A Sunny Day on TCU Campus
Texas Christian University (TCU) is a Big 12 University in Fort Worth, Texas. I’ve driven by the TCU campus several times over the years, but never had a chance to stop. So one sunny winter day, I drove out there to check it out.
Sculptures and Statues
Other Architectural Features
Compared to Other Campuses
My alma mater, Michigan State University (MSU), has a very beautiful campus, and I judge other universities by MSU’s standards. The TCU campus is very different from that of MSU, as well as the campus of my sister’s alma mater, the University of Texas at Dallas (UTD). MSU’s campus is dominated by ivy-covered Neo-Gothic red brick buildings on the north side of campus, and International Style architecture on the south side of campus, also incorporating red brick and ivy. This reflects MSU’s status as a 160-year-old agriculture school that expanded dramatically after World War II. On the other hand, UT Dallas’ mix of Brutalist and Postmodern architecture reflects its status as an engineering school that has exploded in size in just the last few years.
The architecture of the TCU campus falls in between the two extremes of UTD’s Brutalism and MSU’s Collegiate Gothicism. Most of the buildings at TCU are clad in buff brick, rather than red brick, and are roofed with red terra cotta tiles instead of slate or fiberglass shingle. The buildings themselves are mostly a mix of Beaux-Arts and Art Deco. And though much of the campus is new, there are few Modern or Postmodern buildings.
East vs. West
What does all of this reflect? The buff brickwork and red roofs evoke a Spanish Mission style that fits in with Fort Worth’s position as a gateway to the Southwest. That Mission Style coloring, combined with with the more East Coast Beaux Arts style, shows Fort Worth’s position between the East and the West. Likewise the Art Deco influence highlights early 20th century period in which the campus was established. (The school started in 1873 but moved several times before settling in its current location in 1910.)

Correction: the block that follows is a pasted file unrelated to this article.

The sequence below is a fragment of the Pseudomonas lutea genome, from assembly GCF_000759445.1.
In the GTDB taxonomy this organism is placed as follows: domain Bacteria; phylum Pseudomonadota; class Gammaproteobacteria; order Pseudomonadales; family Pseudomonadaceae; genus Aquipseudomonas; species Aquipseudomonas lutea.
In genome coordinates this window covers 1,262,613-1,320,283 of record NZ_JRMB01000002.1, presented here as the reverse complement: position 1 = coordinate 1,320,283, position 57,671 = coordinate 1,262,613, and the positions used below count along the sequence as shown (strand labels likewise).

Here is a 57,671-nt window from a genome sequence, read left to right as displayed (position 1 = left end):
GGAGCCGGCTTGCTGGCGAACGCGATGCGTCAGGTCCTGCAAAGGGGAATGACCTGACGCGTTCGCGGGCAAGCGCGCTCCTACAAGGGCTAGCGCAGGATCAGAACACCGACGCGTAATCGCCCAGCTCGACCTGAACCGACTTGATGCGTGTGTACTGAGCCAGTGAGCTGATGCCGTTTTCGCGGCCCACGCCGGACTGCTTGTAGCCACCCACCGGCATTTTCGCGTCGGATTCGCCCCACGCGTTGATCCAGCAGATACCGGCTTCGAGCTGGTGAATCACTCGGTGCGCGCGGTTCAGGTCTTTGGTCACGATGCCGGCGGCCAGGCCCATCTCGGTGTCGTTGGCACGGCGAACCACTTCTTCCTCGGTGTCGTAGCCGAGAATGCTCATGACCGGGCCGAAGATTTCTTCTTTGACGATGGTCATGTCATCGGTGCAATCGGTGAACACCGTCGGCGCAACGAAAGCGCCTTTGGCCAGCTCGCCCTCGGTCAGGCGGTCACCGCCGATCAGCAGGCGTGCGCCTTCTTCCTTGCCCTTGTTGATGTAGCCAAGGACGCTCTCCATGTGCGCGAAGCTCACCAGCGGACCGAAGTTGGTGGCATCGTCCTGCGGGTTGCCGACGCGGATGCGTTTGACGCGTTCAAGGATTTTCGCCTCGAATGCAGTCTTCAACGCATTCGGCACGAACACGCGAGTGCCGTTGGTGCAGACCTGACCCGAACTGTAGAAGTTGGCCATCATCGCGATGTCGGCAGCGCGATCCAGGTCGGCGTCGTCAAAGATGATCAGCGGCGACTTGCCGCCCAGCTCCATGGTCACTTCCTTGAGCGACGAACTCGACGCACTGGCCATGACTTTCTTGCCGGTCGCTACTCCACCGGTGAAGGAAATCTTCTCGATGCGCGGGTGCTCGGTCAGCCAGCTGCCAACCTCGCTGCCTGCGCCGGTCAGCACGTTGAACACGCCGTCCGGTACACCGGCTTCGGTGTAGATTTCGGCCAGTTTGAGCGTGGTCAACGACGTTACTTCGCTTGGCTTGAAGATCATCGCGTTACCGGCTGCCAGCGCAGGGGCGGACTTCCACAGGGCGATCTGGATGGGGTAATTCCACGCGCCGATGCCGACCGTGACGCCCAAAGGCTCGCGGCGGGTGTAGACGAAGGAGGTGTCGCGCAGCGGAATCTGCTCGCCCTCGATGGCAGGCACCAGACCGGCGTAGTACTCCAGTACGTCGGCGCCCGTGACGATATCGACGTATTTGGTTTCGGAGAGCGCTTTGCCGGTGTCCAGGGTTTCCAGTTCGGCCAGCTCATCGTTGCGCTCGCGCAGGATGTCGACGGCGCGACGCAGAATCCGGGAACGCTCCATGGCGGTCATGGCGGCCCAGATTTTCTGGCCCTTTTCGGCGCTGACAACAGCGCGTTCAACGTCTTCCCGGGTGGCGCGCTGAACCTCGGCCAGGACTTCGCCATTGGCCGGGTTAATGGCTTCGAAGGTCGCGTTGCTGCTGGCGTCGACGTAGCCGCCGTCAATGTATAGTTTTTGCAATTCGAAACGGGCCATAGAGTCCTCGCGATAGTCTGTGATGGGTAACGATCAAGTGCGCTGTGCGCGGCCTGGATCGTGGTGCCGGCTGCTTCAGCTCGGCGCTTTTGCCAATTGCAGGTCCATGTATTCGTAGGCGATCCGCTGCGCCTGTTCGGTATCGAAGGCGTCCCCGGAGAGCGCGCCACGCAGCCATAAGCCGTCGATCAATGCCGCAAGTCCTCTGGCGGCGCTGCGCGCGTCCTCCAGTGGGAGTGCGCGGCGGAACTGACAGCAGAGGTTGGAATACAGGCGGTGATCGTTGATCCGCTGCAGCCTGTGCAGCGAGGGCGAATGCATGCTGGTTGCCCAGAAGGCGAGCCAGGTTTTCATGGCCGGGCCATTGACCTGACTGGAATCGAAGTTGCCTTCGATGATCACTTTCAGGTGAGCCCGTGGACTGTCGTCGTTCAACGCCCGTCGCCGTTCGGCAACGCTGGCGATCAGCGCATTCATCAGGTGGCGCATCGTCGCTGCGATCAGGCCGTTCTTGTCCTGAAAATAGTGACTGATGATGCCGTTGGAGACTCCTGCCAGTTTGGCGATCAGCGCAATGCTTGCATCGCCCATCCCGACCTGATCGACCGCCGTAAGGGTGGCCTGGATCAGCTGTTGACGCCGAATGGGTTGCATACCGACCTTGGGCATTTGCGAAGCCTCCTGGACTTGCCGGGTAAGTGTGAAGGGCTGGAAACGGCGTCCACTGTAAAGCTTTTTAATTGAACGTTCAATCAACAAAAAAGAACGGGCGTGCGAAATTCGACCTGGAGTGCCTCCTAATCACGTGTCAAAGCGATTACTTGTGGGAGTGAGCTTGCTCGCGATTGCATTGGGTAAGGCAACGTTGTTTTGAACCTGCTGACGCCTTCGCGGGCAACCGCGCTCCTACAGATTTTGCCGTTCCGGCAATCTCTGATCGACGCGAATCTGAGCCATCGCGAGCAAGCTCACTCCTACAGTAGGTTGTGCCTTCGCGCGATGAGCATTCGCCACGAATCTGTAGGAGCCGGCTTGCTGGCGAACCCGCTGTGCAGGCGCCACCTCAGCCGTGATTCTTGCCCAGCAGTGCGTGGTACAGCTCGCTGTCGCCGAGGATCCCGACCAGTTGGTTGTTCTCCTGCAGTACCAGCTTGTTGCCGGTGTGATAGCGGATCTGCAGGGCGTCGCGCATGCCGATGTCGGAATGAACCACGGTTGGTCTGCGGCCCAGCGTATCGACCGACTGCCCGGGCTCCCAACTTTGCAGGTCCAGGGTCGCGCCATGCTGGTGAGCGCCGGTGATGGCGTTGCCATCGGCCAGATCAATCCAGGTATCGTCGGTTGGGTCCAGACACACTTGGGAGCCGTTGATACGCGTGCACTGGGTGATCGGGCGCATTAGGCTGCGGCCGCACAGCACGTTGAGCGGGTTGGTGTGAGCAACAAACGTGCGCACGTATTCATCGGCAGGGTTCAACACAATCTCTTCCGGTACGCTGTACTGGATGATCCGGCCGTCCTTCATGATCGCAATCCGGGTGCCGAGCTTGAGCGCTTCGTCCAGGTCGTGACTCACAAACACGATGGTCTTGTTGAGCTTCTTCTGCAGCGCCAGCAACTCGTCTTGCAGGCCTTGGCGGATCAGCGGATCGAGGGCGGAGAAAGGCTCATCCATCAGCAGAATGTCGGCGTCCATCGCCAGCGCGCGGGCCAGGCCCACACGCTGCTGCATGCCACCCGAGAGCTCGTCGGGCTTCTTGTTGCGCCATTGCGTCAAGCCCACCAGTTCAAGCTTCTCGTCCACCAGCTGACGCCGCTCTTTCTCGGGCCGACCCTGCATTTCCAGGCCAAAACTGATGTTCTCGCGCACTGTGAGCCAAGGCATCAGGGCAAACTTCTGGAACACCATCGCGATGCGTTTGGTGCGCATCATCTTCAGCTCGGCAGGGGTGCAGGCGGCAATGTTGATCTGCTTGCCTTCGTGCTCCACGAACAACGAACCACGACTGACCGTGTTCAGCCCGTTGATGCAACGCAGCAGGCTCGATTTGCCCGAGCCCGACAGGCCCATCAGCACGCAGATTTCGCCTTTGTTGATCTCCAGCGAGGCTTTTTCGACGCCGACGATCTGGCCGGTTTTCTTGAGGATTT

Lack of Postmodernism
The relative lack of Modern and Postmodern buildings reflect a 21st century building boom that leans heavily on the tried and true architecture styles of the New Urbanism. This serves as an interesting contrast to UTD, which like TCU, has expanded greatly in the last decade. They are both fairly prestigious universities in the DFW Metroplex, but UTD has a strong science and engineering focus while TCU grew out of a more Liberal Arts-oriented college. This accounts for the great difference in the architecture of the UTD and TCU campuses.
Have you been to Texas Christian University’s campus? How about UTD’s? If so, let me know what you think in the comments.
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